Estimation of Linkage Disequilibrium Decay


M. Awais Khan, University of Illinois, Urbana-Champaign

This tutorial introduces the concept of linkage disequilibrium (LD) using sample data. LD and LD decay in a gene are estimated using GGT2 software.


Linkage disequilibrium (LD) is the non-random co-segregation of alleles at two or more loci. In other words, it is the difference between observed and expected allelic frequencies (assuming random distribution due to independent assortment). This non-random co-segregation could be between loci on the same chromosome or between loci on different chromosomes. During prophase I of meiotic cell division, recombination tends to shuffle genetic material between chromosomes resulting in the decay of LD. As a result, after many meiotic events, only loci tightly linked to a functional mutation will show significant association with the trait of interest (Fig. 1).

Figure 1. A segment of ancestral chromosome showing eight loci (letters) in linear order along with a gene showing a mutation (indicated by red arrow).  It further illustrates the linkage disequilibrium decay between the loci and the gene over time that results from recombinations. Figure Credit: M. Awais Khan, University of Illinois, Urbana-Champaign.

LD can differ greatly, extending from a few hundred base pairs to kilobases, between different crops, as well as different genomic regions and genes within a crop. The following processes can affect the random assortment of alleles and thus LD:

  • Natural Selection
  • Mutation
  • Non-random Mating
  • Gene Flow
  • Population Size

LD measurements

There are various measurements used to estimate LD including D, Lewontin’s (D’) and coefficient of correlation (r2). Details of the equations and calculations for each method of LD estimation and a test of significance for LD are presented in the following slideshow.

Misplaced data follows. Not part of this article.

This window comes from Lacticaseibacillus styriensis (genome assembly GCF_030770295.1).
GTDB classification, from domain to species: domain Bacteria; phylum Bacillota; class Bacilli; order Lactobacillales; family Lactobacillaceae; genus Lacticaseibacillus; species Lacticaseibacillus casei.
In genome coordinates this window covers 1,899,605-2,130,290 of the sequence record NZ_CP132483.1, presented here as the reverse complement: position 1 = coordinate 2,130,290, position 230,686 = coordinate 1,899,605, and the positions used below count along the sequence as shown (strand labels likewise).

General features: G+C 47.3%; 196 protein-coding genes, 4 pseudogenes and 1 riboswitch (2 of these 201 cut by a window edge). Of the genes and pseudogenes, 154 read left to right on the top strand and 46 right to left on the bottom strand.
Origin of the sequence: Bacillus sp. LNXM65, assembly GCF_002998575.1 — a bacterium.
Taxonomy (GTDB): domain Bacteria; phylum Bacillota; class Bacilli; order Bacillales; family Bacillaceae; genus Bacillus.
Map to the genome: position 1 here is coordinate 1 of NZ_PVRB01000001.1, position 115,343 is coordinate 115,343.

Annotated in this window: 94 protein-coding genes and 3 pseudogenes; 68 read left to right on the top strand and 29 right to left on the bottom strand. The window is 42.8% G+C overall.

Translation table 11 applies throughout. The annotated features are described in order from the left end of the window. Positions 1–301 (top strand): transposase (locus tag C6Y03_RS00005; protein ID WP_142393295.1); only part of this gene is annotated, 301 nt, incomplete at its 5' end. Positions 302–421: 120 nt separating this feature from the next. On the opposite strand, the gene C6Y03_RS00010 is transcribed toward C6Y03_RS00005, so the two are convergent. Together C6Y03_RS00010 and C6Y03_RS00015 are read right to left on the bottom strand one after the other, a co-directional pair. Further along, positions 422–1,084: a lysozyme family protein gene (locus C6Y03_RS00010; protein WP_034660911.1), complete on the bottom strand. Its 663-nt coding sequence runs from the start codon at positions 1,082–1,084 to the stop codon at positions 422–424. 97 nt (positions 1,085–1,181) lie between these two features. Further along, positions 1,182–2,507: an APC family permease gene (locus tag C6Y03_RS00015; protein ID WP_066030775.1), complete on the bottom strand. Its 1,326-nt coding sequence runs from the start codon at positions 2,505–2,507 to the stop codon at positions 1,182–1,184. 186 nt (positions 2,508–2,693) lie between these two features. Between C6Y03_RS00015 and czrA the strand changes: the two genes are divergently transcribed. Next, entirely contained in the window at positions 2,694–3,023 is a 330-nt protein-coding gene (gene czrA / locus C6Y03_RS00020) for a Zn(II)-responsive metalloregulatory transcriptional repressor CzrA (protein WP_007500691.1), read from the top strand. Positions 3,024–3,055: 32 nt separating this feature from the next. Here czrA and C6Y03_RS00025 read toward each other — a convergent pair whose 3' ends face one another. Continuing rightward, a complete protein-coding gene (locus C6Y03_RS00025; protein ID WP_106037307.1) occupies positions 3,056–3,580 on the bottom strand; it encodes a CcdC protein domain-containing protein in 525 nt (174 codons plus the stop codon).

See below for attached PDF version of this presentation.


For the tutorial, the extent of LD is estimated in one gene named as “GAS”. First, the gene was sequenced in multiple (diverse) genotypes. The sequences of the gene obtained from all genotypes were compared to find single nucleotide polymorphisms (SNPs).

In the sequence of “GAS” below (Fig. 2), five letters in red font represent the SNPs. One can also count the number of nucleotide bases to find the exact distance (bp) between SNPs.

Figure 2. Nucleotide sequence of a gene named “GAS”. Five letters in red font represent SNPs in the gene, identified by comparing sequence of this gene among a set of diverse genotypes. Figure Credit: M. Awais Khan, University of Illinois, Urbana-Champaign.

After identification of SNPs in the gene, SNPs were genotyped in a large population to study LD. Although a large number of genotyping platforms are available, in principle, the marker could be scored on an agarose gel. genotyping method described in “Genotyping with Molecular Markers: Scoring a Molecular Marker on an Agarose Gel” could be used. For the genotypic data used in this tutorial, see the attached excel file which shows position (bp) of each of five SNPs with corresponding genotypic data for 530 genotypes, where “A” is homozygous for one allele, “H” is heterozygous, “B” is homozygous for other allele and “U” is missing data.

From here onward follow the powerpoint presentation below to see how to use genotypic data in the attached excel file for the “GAS” gene to estimate LD using GGT2 software.

See below for attached PDF version of this presentation.

Additional Resources

Falconer, D. S., and TFC Mackay. 1996. Introduction to Quantitative Genetics 4th ed. Harlow, Essex, UK: Addison Wesley Longman.

Lewontin, R. C. 1964. “The interaction of selection and linkage. I. General considerations; heterotic models”. Genetics 49(1): 49–67.

Weir, B. S. 1996. Genetic Data Analysis II. Sinauer Associates, Sunderland, MA.

van Berloo, R. 2008. GGT 2.0: versatile software for visualization and analysis of genetic data. Journal of Heredity. 99(2): 232–236. (Available online at: (verified 5 Dec 2011).

Funding Statement

Development of this page was supported by the United States Department of Agriculture (USDA), National Institute of Food and Agriculture (NIFA), the Specialty Crop Research Initiative (SCRI), Agreement 2009-51181-06023. Any opinions, findings, conclusions, or recommendations expressed in this publication are those of the author(s) and do not necessarily reflect the view of the United States Department of Agriculture.

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